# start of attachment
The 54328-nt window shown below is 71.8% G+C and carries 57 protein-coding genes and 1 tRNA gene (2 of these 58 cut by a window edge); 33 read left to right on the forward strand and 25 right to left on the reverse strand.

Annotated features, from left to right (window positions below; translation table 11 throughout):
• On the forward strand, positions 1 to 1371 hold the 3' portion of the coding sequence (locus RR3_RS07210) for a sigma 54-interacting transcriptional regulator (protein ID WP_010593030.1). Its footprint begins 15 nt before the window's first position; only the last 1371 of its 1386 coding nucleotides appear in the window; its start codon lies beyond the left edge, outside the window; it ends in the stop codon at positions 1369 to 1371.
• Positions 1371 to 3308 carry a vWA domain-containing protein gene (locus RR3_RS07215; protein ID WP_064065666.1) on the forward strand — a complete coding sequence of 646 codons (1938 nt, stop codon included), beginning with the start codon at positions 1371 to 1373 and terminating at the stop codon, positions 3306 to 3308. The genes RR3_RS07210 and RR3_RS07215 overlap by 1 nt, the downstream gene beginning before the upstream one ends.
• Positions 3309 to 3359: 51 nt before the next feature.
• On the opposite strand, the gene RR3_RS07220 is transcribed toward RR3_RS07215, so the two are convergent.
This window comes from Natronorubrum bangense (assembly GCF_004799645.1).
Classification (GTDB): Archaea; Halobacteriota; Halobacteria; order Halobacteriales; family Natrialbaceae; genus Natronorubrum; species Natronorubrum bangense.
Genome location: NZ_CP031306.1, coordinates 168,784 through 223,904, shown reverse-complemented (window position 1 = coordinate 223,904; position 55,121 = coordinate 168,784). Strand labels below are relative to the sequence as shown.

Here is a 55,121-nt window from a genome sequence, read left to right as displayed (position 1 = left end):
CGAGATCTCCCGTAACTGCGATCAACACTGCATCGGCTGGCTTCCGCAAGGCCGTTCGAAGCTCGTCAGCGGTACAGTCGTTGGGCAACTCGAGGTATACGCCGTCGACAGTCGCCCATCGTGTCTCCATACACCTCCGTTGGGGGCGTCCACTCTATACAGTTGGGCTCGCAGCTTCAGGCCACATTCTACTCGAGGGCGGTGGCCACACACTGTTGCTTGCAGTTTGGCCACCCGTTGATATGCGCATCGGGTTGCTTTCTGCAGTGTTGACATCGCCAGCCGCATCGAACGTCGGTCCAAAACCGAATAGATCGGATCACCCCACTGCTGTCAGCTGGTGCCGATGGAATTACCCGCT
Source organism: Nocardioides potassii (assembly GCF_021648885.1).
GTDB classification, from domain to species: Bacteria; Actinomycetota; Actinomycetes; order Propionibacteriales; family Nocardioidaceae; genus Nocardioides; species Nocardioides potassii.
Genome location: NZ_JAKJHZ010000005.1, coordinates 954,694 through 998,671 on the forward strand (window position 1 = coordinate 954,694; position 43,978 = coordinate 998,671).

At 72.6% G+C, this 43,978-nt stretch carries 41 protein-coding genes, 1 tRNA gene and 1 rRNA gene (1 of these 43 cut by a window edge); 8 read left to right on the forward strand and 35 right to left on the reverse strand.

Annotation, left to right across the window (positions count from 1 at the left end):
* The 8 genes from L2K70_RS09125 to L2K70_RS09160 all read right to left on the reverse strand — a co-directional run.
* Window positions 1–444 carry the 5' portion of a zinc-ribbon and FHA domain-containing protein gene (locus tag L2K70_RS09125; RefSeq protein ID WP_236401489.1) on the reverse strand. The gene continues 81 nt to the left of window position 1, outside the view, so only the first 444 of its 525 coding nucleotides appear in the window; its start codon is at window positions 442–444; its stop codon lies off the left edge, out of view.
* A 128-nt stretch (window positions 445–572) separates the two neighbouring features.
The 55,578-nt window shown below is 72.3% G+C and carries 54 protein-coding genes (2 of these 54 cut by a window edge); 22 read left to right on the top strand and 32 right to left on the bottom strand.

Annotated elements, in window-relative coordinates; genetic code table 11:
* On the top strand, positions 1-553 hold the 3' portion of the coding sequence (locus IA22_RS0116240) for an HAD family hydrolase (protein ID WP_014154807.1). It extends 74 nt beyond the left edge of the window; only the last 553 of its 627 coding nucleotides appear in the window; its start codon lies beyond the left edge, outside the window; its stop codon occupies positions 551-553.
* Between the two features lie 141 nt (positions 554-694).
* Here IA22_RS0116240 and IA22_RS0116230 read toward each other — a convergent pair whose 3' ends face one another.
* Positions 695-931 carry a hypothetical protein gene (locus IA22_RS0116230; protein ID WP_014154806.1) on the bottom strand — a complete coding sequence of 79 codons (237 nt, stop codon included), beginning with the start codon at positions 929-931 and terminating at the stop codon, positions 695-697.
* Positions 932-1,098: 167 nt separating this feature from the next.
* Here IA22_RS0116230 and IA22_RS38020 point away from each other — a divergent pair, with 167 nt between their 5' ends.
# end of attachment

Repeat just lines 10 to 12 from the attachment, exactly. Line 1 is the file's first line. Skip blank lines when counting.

Here is a 55,121-nt window from a genome sequence, read left to right as displayed (position 1 = left end):
CGAGATCTCCCGTAACTGCGATCAACACTGCATCGGCTGGCTTCCGCAAGGCCGTTCGAAGCTCGTCAGCGGTACAGTCGTTGGGCAACTCGAGGTATACGCCGTCGACAGTCGCCCATCGTGTCTCCATACACCTCCGTTGGGGGCGTCCACTCTATACAGTTGGGCTCGCAGCTTCAGGCCACATTCTACTCGAGGGCGGTGGCCACACACTGTTGCTTGCAGTTTGGCCACCCGTTGATATGCGCATCGGGTTGCTTTCTGCAGTGTTGACATCGCCAGCCGCATCGAACGTCGGTCCAAAACCGAATAGATCGGATCACCCCACTGCTGTCAGCTGGTGCCGATGGAATTACCCGCT
Source organism: Nocardioides potassii (assembly GCF_021648885.1).